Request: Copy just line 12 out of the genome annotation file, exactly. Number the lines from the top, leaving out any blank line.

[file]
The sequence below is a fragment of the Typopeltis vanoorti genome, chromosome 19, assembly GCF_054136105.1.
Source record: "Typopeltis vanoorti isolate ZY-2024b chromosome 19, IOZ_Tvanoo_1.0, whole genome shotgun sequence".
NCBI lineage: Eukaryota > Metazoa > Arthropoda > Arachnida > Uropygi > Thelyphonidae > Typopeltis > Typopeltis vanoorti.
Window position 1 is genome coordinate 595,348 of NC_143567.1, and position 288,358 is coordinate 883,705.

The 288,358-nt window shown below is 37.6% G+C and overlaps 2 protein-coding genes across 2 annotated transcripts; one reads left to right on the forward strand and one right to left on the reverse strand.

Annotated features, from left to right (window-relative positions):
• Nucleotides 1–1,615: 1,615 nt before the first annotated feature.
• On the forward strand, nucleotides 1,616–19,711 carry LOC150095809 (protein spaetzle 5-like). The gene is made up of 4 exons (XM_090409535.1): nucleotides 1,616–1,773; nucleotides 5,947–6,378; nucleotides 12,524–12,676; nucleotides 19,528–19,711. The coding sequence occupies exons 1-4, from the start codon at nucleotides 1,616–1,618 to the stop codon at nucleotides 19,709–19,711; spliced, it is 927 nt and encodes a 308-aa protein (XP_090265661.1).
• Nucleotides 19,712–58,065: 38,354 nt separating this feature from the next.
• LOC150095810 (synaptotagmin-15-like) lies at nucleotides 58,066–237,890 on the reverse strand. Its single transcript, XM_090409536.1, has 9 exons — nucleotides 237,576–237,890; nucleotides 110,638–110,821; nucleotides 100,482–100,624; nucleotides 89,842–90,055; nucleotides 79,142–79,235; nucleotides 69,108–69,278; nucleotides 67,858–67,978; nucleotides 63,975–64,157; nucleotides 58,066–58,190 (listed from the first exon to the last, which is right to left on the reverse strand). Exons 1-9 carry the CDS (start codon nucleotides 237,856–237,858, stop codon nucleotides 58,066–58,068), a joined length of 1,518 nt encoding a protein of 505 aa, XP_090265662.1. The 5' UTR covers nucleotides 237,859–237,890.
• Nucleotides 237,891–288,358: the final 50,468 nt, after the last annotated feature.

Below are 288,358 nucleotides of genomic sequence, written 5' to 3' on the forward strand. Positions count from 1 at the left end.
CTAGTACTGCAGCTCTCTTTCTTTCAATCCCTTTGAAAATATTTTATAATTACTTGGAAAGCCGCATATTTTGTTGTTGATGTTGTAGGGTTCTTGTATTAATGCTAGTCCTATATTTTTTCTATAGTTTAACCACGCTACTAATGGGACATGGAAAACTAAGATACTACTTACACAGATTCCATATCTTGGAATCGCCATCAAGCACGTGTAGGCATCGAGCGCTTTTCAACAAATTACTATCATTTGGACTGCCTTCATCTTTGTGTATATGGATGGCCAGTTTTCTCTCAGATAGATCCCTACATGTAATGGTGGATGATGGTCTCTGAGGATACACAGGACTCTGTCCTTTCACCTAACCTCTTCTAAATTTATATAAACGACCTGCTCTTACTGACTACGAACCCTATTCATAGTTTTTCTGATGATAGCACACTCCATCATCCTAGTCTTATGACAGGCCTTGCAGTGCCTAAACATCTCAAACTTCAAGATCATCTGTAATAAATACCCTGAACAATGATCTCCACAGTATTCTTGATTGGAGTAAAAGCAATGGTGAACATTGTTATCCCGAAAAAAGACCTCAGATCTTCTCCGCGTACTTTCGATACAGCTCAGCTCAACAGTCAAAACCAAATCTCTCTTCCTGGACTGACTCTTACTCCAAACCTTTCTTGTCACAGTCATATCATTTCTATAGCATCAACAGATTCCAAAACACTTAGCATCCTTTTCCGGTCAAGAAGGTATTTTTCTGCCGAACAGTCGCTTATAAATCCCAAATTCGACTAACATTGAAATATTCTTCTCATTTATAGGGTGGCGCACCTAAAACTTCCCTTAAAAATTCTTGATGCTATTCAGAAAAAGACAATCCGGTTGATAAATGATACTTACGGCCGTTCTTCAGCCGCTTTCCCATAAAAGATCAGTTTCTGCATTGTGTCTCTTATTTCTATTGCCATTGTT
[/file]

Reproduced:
Below are 288,358 nucleotides of genomic sequence, written 5' to 3' on the forward strand. Positions count from 1 at the left end.